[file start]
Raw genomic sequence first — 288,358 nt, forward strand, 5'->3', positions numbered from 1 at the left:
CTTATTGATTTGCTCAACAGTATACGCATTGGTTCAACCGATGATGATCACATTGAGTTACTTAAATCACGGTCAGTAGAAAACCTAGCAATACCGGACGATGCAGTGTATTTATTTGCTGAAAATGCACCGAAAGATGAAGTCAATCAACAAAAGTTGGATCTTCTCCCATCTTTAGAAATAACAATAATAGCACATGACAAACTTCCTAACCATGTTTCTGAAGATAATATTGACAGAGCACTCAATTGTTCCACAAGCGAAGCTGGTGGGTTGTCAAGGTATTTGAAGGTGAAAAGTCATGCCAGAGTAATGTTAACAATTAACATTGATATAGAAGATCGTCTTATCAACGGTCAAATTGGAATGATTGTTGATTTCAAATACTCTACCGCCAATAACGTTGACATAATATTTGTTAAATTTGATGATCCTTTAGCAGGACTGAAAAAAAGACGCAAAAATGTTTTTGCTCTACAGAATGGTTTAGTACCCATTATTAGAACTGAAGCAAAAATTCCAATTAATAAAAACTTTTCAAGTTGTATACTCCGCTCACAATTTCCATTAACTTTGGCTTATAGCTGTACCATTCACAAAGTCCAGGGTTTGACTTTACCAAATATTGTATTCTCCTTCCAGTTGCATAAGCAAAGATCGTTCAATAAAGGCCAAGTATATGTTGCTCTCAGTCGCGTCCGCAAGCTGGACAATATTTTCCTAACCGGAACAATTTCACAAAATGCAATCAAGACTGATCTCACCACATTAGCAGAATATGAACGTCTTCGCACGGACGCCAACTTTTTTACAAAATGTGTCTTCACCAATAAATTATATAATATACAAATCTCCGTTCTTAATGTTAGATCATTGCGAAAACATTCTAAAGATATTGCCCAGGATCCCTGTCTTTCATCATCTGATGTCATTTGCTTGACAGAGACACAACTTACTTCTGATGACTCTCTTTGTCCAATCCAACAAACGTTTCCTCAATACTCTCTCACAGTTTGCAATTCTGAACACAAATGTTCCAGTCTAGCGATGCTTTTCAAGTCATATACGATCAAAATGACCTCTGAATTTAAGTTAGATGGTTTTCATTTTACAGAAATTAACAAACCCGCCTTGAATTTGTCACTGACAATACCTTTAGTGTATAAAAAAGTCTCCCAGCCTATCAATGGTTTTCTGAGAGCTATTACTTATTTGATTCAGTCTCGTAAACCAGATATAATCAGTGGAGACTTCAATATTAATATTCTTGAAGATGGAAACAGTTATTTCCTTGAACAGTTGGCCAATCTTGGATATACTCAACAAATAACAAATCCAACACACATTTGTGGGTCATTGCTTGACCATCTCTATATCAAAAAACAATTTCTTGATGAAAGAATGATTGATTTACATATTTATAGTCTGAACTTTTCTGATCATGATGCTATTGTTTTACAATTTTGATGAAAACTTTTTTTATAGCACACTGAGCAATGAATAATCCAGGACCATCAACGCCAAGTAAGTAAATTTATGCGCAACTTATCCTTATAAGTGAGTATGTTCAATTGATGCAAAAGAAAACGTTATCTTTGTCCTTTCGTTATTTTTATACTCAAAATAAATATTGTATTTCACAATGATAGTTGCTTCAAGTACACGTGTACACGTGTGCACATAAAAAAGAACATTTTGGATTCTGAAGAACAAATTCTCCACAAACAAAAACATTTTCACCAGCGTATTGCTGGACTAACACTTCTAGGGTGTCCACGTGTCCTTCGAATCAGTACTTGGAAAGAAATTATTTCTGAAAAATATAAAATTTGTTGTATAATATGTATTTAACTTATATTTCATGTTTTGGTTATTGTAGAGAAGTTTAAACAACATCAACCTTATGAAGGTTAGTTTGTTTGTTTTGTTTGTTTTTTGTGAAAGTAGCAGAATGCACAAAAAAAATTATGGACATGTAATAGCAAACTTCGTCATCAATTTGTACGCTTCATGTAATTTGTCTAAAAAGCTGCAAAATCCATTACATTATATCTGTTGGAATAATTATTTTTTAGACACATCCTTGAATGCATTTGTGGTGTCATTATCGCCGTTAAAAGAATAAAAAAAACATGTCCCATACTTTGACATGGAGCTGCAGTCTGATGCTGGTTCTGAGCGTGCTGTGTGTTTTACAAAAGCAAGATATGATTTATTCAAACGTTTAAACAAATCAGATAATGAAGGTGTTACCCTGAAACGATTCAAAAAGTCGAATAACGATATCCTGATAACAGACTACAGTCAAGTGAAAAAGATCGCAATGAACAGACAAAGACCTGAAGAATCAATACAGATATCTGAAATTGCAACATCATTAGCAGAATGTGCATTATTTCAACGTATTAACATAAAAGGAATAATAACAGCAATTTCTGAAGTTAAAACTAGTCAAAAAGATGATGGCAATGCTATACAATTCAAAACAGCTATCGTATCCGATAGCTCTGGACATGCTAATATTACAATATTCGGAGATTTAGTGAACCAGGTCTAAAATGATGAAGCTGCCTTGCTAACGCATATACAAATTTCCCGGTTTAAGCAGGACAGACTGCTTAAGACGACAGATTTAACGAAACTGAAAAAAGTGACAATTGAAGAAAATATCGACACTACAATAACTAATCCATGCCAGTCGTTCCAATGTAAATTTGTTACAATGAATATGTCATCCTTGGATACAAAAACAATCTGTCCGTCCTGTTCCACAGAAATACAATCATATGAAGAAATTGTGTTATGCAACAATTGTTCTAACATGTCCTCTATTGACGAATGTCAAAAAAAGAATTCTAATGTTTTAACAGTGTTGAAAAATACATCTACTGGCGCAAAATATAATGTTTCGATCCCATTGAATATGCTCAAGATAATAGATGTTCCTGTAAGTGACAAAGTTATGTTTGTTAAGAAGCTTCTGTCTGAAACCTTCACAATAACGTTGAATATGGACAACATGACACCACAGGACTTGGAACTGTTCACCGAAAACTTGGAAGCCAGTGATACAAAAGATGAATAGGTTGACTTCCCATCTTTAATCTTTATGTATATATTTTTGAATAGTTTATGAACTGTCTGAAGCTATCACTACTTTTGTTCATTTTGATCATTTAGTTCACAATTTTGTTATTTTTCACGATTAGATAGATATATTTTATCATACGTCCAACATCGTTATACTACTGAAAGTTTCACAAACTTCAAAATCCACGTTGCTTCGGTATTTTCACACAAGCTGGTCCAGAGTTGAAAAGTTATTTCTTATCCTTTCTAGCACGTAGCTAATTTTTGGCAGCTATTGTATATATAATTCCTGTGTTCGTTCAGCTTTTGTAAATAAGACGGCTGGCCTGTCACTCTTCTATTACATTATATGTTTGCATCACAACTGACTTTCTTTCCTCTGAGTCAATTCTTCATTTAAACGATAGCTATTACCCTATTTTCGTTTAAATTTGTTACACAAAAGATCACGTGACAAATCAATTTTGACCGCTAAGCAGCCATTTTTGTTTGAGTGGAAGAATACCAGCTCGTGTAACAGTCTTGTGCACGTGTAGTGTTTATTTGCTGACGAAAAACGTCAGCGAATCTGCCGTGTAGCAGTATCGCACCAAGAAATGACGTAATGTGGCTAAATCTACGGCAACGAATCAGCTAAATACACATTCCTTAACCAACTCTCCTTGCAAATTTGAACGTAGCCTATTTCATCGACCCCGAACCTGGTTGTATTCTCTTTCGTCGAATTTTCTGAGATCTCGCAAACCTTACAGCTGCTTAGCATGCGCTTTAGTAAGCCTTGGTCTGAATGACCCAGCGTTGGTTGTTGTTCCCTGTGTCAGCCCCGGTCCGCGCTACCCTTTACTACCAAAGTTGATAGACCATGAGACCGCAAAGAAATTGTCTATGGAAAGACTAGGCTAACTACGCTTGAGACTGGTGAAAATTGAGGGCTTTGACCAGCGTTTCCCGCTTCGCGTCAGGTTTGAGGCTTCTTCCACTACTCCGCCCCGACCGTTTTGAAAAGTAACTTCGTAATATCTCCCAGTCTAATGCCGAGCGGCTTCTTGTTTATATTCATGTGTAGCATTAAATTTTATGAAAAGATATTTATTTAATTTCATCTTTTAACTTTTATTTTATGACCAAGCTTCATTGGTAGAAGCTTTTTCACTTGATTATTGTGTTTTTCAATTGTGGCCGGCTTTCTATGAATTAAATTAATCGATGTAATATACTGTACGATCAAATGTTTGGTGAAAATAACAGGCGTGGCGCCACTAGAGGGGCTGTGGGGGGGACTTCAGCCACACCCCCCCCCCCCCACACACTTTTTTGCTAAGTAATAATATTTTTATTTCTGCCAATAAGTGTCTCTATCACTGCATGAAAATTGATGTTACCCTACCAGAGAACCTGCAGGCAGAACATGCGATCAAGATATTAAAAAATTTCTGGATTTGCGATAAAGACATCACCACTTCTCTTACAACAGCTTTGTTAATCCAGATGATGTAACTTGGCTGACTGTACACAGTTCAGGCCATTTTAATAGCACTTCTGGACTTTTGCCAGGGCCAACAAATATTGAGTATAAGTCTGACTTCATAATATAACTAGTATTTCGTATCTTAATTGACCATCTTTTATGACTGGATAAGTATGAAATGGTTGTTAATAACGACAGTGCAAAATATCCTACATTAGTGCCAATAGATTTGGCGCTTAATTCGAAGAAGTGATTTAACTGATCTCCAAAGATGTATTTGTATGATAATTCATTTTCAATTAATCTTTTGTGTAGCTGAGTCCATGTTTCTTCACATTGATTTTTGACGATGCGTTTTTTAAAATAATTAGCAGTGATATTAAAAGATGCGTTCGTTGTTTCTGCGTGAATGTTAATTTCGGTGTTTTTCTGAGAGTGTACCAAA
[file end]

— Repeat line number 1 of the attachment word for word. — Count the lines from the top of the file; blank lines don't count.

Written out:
Raw genomic sequence first — 288,358 nt, forward strand, 5'->3', positions numbered from 1 at the left: